ASK THE REALTOR – Pest control wisdom

May 18, 2023 | Ask the Realtor

Rosemarie LaBadie

I was at a listing appointment recently and I suggested to the homeowner having a wood destroying pest inspection before we start showing the property. He said, “We don’t need one. I have my pest guy come and spray once a month.”

This is a common error homeowners make, so this week I thought I’d share some pest control wisdom with you.

Whenever a professional pest control person comes to your home, they are licensed by the Structural Pest Control Board in Sacramento. It has divided pest control into three branches, and they dictate which chemicals the professional can use, which dictates which pest the company will specialize in.

Branch one technicians are licensed to use fumigation and poisonous gas for household pests and wood-destroying pests. Here on the mountain, you see very few homes requiring fumigation because it is used on dry wood termites and our winter kills them off.

A professional told me when fumigation is required, one of two things happened. When the lumber was delivered to build the house, it had an existing termite infestation or the owner brought the pest in when they added the stylish raw wood trim.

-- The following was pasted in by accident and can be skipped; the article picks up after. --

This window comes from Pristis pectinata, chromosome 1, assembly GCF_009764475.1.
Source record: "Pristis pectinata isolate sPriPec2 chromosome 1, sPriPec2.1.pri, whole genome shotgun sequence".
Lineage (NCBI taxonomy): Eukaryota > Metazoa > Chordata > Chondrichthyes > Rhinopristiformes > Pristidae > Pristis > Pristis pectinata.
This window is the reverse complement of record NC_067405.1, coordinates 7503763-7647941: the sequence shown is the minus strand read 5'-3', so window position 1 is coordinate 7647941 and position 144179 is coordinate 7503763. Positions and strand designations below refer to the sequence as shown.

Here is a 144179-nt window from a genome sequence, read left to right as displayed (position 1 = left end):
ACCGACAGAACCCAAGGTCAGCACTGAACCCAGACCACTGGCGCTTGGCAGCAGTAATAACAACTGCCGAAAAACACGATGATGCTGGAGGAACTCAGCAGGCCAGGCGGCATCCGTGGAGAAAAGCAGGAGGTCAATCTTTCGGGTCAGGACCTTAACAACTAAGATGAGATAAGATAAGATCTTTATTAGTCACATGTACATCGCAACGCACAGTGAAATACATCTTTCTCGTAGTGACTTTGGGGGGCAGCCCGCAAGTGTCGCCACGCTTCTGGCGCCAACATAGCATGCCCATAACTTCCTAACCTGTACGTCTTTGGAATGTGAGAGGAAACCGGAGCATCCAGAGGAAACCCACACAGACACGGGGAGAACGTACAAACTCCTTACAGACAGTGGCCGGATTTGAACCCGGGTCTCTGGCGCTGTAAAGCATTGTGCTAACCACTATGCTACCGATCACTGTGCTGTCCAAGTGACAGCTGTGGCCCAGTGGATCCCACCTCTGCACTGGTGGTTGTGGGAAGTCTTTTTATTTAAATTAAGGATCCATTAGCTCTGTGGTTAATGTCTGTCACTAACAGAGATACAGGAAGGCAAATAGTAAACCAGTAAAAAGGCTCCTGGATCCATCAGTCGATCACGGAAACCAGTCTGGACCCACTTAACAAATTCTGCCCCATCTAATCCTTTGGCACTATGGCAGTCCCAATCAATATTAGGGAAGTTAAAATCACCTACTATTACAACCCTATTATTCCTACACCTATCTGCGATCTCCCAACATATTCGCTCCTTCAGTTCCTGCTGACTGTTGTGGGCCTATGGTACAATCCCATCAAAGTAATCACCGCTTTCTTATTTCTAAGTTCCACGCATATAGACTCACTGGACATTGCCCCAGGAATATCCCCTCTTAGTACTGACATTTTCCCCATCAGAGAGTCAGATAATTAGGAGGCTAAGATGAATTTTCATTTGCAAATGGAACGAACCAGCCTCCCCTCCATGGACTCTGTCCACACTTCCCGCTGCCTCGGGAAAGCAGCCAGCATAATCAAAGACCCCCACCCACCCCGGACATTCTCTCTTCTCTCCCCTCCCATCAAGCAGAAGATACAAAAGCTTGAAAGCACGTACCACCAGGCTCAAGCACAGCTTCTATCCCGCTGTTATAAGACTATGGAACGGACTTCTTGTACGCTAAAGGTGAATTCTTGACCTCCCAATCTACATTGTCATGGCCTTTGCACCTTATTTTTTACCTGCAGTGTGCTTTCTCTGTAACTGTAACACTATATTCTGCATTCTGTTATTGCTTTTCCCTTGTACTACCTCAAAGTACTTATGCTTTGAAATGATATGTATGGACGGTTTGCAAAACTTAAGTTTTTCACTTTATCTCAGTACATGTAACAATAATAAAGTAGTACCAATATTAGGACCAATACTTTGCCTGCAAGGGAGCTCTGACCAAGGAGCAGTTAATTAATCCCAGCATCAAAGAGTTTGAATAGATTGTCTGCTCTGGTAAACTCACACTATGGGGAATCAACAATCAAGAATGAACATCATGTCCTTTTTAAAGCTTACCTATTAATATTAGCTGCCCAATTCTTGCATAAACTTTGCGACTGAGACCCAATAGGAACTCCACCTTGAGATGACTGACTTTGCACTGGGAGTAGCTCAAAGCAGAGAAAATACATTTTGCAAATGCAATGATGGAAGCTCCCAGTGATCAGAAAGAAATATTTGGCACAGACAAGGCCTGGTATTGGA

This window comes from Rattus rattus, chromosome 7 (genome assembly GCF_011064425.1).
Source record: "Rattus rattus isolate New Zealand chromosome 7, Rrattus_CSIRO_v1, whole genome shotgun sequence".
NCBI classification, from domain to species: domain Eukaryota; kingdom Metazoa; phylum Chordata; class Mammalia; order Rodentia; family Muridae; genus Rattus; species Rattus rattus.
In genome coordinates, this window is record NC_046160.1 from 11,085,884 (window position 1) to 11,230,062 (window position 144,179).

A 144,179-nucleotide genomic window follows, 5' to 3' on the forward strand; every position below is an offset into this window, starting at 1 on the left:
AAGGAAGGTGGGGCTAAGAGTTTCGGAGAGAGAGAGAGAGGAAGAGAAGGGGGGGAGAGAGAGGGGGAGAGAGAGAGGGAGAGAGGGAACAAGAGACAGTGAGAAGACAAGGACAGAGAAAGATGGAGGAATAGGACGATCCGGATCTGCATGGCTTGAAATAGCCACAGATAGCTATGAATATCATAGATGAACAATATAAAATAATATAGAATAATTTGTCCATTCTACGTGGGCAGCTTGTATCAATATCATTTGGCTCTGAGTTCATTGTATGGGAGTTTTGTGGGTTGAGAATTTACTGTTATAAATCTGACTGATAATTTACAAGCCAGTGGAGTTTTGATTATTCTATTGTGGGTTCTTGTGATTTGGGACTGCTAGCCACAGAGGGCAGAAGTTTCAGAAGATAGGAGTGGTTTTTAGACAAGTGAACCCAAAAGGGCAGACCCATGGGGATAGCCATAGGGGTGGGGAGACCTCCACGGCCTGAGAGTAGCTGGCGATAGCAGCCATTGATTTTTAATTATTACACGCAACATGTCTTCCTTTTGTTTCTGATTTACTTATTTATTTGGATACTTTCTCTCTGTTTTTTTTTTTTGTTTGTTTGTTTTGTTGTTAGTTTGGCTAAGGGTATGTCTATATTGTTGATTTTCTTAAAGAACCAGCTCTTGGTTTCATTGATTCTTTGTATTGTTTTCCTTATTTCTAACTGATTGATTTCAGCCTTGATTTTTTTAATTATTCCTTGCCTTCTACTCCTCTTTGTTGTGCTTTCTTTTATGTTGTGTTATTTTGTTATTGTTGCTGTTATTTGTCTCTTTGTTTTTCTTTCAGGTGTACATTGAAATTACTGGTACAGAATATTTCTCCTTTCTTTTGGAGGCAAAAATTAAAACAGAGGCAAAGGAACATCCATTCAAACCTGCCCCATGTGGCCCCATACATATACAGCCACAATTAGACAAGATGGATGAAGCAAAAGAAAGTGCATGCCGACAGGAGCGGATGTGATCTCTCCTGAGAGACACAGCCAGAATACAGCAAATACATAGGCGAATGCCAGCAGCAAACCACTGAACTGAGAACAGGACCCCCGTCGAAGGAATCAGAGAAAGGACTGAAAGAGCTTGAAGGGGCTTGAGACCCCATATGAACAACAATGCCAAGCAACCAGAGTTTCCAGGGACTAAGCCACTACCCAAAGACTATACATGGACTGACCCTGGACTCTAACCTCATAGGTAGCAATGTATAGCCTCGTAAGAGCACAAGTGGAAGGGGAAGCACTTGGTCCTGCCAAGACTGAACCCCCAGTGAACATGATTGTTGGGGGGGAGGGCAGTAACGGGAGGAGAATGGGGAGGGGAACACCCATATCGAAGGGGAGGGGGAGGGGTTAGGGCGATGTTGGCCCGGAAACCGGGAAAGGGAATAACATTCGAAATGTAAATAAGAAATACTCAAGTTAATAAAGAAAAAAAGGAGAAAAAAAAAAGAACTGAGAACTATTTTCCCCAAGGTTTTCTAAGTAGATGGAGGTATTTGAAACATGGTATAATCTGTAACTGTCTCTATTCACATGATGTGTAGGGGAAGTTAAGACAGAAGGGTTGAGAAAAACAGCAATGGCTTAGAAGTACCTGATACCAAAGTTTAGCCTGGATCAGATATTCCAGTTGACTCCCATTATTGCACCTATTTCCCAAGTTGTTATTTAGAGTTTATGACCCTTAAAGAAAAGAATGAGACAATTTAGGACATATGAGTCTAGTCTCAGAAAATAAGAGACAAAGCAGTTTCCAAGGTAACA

Branch two technicians are licensed for household pest control, excluding fumigation and poisonous gas. Generally, these providers focus on insects like flies and ants, cockroaches, wasps, rodents, spiders, bedbugs and so on. These are your monthly maintenance pest guys. They don’t even look at wood-destroying pests because it’s a completely different license.

Branch three is exclusively for the control and treatment of wood-destroying pests and organisms by using pesticides and repair, excluding fumigation and poisonous gas. Wood-destroying pests are the ones Realtors are normally most concerned about because of the damage they do to the house. These pests include termites and here we normally find subterranean termites, carpenter ants and wood fungus, which causes dry and wet rot and is in this category because it’s a living organism.

It’s an expensive problem on the mountain because of all the decks. Most homeowners take great care of the top of the deck, while the real damage is happening under the deck where the wood stays damp for extended periods of time.

Things you may want to keep an eye on, if you have concerns, are sawdust piles and pyramids in places you have not been sawing. Once I opened up a closest in a vacant house and found a pile. That’s a pretty good sign there are carpenter ants. Signs of dry rot would include the end of the deck planks will not stay screwed down, or the wood seems soft. The edges of the fascia boards are another place fungus likes to grow.

A good maintenance schedule, like keeping the dirt from piling up on the siding and inspection with a wood destroying pest company, can save you thousands, if you catch the problem early.

If you have a real estate question, I’d love to hear from you. Give me a call at (909) 338-9995 and let’s chat.


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